Lewis, traveling back down the Missouri in late July and early August 1806, was making about 70 river miles per day and did not record much in the way of geology. Nevertheless, his journal makes it clear when he reached the area underlain by the Fort Union Formation.
On 7 August 1806 Lewis wrote that near the mouth of Martha's River—today, Big Muddy Creek, which Clark named in honor of the "Selebrated" but anonymous "Miss M F"—"we meet with the first appearance of the coal, burnt hills and pumice stone. These appearances seem to be coextensive." This area of lignite actually extends for about ten miles upriver from Big Muddy Creek, but the bedrock is deeply covered with glacial deposits, so little of it is exposed.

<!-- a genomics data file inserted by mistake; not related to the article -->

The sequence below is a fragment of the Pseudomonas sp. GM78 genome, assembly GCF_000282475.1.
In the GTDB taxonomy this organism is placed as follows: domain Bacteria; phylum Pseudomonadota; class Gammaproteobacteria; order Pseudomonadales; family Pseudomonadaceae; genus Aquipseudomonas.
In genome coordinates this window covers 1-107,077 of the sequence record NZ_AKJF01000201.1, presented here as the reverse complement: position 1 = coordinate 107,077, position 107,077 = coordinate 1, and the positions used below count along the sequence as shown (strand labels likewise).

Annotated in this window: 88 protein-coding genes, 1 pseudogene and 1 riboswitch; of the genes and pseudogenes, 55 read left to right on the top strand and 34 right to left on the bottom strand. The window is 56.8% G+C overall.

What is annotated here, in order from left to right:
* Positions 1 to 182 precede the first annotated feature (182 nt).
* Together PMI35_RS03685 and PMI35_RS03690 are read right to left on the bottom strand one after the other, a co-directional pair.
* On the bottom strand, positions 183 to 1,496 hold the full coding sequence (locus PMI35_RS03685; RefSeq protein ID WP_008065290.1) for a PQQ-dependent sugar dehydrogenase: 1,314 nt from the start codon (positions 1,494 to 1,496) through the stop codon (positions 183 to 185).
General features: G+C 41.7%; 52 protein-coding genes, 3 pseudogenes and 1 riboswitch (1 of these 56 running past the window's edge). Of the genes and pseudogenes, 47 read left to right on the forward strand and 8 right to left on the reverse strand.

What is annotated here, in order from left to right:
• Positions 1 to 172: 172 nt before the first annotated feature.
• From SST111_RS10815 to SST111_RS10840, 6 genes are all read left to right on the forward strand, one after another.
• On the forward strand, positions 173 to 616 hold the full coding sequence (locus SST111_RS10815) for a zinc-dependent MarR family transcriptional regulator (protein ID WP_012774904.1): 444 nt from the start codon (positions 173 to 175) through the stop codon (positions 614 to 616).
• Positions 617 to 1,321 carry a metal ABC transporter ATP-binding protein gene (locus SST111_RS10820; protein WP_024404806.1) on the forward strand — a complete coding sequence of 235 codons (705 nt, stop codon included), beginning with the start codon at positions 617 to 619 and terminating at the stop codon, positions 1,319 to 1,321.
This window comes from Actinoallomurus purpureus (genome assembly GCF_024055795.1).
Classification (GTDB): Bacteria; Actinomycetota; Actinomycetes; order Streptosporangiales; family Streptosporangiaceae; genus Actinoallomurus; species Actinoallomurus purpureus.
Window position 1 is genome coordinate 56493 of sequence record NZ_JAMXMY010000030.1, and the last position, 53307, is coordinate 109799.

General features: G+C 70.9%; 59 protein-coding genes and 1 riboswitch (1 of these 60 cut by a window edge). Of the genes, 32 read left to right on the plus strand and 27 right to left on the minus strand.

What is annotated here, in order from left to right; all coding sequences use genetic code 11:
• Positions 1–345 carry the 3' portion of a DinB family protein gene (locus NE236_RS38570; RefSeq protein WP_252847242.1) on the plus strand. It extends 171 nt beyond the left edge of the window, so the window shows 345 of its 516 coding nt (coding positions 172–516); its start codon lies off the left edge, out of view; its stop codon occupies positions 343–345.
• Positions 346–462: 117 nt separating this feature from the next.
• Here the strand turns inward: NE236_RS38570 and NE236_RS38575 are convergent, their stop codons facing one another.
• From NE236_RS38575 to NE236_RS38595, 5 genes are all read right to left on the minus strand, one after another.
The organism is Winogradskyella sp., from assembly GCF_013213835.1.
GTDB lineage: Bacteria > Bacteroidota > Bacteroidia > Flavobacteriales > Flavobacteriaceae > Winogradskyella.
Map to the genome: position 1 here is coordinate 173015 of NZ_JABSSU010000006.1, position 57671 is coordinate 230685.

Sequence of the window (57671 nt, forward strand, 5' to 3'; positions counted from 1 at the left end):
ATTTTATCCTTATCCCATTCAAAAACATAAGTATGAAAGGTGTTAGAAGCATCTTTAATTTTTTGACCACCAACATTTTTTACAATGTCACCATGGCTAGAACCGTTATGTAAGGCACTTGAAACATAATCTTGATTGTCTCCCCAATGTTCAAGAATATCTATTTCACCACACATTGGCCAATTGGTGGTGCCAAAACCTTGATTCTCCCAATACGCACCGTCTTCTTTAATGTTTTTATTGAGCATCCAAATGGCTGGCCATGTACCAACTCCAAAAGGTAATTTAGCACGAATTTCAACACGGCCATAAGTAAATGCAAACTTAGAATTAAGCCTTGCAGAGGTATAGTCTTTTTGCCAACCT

After leaving Fort Mandan en route home in the late summer of 1806, the Expedition was in too much of a hurry to note geographic and geologic features already described on the outbound trip. The Expedition exited the area underlain by the Fort Union Formation late in the day on 19 August 1806.
1. The stream labeled Gibsons River on Atlas maps 121 and 123, Gibson River on Atlas map 125 and Gibsons Creek on Atlas map 126 actually is present-day Cabin Creek. "Coal River" in Clark's journal narrative refers to present-day Cabin Creek, which joins the Yellowstone about ten miles downstream from Fallon Creek. See Gary E. Moulton, ed., Atlas of the Lewis & Clark Expedition (Lincoln: University of Nebraska Press, 1983).